Bringing people together is what was for him ubuntu—the African sense of belonging—”I am because we are.” He believed that far too often people see themselves as individuals, separated from one another, whereas we are all connected and what we do affects the whole world. When we do well, it spreads out and affects the whole of humanity. “My humanity is bound up in yours and we can only be human together.” Differences are not intended to separate, to alienate. We are different precisely in order to realize our need for one another. “We are made for love. Without love we will be like plants without water.” “I can’t for the life of me imagine that God will say: ‘I will punish you because you are black, you should have been white; I will punish you because you are a woman, you should have been a man; I will punish you because you are homosexual, you ought to have been heterosexual.’ I can’t for the life of me believe that is how God sees things.”
Archbishop Tutu was outspoken on other cases of injustice and what he saw as human rights violations. The LGBTQ+ cause was particularly dear to him. “I would refuse to go to a homophobic heaven…I would not worship a God who is homophobic, and that is how deeply I feel about this. I am as passionate about this campaign as I ever was about apartheid. For me it is at the same level.” His stance gave the LGBTQ+ people of this country a new dignity, the feeling of self-worth, that their relationships were real and true, the possibility that they too were loved by God and accepted by His ministers. By some of them, anyway.
But as much as he had inveighed against the apartheid-era leadership, he displayed equal disapproval of leading figures in the dominant African National Congress, which came to power under Nelson Mandela in the first fully democratic elections in 1994. In 2011, as critics accused the A.N.C. of corruption and mismanagement, Archbishop Tutu again assailed the government, this time in terms that would have once been unimaginable. “This government, our government, is worse than the apartheid government,” he said, “because at least you were expecting it with the apartheid government.”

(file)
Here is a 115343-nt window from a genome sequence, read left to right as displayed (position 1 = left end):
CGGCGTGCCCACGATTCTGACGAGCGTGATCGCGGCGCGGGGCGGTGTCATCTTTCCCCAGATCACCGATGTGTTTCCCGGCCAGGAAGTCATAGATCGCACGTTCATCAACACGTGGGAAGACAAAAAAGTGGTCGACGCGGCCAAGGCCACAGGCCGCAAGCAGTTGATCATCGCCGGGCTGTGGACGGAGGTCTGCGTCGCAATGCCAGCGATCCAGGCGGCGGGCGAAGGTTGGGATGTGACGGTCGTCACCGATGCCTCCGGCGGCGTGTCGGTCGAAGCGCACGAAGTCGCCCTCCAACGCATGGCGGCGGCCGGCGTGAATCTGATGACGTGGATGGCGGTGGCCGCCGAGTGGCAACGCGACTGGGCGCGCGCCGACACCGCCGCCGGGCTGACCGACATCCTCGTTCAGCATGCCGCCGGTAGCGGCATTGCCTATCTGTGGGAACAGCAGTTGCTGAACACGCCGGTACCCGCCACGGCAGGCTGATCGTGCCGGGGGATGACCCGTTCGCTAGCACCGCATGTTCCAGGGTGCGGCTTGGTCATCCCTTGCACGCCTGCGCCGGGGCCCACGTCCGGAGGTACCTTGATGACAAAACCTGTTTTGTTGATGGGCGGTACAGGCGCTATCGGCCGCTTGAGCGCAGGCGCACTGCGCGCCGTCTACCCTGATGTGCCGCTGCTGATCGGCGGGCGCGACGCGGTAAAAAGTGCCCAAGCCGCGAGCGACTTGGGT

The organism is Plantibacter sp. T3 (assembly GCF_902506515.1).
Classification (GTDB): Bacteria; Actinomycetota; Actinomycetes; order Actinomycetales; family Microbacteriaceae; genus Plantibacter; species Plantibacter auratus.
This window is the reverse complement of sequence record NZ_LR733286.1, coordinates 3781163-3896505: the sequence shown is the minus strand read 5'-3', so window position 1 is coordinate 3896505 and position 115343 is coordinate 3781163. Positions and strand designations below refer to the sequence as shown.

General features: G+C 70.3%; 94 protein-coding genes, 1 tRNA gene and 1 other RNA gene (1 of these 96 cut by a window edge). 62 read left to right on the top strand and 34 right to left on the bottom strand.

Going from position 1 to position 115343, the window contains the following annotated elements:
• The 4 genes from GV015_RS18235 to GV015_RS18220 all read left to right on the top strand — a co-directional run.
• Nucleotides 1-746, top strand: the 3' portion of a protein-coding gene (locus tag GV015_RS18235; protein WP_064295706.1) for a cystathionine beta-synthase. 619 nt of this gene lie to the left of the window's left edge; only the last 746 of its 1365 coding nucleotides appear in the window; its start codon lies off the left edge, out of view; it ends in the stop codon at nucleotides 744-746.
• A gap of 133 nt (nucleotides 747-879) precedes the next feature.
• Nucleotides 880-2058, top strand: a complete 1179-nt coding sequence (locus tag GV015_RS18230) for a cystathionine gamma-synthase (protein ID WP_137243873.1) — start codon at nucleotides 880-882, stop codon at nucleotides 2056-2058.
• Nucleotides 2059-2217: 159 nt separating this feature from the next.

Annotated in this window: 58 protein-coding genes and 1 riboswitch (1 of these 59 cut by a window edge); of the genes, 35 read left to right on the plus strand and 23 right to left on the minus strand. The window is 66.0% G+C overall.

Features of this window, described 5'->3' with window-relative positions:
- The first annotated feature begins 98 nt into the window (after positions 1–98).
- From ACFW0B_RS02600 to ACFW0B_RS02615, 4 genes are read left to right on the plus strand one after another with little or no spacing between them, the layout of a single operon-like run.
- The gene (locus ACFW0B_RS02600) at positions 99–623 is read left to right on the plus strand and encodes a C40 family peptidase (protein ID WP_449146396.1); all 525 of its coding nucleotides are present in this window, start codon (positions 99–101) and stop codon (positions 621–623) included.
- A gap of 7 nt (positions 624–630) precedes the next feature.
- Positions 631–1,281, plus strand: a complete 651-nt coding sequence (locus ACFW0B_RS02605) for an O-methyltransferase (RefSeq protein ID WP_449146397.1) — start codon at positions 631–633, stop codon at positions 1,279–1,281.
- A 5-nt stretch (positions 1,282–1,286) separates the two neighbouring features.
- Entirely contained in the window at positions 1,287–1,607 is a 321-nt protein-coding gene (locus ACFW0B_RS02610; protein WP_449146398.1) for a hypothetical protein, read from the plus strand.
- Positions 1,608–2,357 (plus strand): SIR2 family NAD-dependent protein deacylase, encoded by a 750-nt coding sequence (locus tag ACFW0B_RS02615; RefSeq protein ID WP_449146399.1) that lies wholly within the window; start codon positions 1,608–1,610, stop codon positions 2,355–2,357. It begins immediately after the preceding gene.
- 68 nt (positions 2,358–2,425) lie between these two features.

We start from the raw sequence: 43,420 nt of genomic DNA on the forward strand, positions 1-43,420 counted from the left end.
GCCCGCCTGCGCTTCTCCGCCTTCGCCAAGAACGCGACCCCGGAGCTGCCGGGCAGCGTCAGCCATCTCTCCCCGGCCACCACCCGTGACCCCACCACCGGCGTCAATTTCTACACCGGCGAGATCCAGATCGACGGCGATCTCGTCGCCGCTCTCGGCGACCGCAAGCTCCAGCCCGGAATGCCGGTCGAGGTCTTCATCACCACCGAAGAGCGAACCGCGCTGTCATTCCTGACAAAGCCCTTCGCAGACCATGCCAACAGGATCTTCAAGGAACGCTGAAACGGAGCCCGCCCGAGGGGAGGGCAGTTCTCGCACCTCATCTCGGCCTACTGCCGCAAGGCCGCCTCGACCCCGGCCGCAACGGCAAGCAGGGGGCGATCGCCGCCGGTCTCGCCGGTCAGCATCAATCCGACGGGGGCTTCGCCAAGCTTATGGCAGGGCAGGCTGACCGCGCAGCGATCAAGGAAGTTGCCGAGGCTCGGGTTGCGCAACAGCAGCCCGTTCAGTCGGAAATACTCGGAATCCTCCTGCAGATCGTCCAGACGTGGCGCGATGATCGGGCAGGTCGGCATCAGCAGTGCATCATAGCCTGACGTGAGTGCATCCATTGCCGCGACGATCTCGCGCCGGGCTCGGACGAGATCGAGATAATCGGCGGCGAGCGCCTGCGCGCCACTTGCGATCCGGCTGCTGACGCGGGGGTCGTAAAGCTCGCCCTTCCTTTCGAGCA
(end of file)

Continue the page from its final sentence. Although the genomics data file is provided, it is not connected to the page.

Archbishop Desmond Mpilo Tutu died on December 26, 2021, and the Dalai Lama is quoted to have said, “We have lost a great man who lived a truly meaningful life.” In his characteristic manner, the Archbishop himself had at one time said, “I give great thanks to God that he has created a Dalai Lama. Do you really think as some have argued, that God will be saying: ‘You know that guy, the Dalai Lama, is not bad but what a pity he is not a Christian’? I don’t think that is the case—because, you see, God is not a Christian.”
Desmond Tutu scandalized. “We may be surprised by the people we find in heaven. God has a soft spot for sinners. His standards are quite low.” He was that little pebble in our shoe that just wouldn’t let us become “too comfortable” with injustice, with our own self-interests, our complacency. Desmond Tutu was our alarm clock, our conscience. President Cyril Ramaphosa has called the Archbishop “a leader of principle and pragmatism who gave meaning to the biblical insight that faith without works is dead.” God will count him among the blessed.
Rest in peace, your Eminence. We are made poorer by your loss. May your prophetic role and legacy of nonviolence, justice, reconciliation, accountability, and the human dignity of all live on.
✠Metropolitan Petros of Accra
Metropolitan Petros (Parginos) is the ruling hierarch for the Metropolis of Accra, Ghana in the Greek Orthodox Patriarchate of Alexandria and All Africa, and the founder/administrator of St. Mark’s Academy in Johannesburg, South Africa. He holds a PhD from the University of the North West focusing on Orthodox-Catholic dialogue. His Eminence has written previously for Orthodoxy in Dialogue.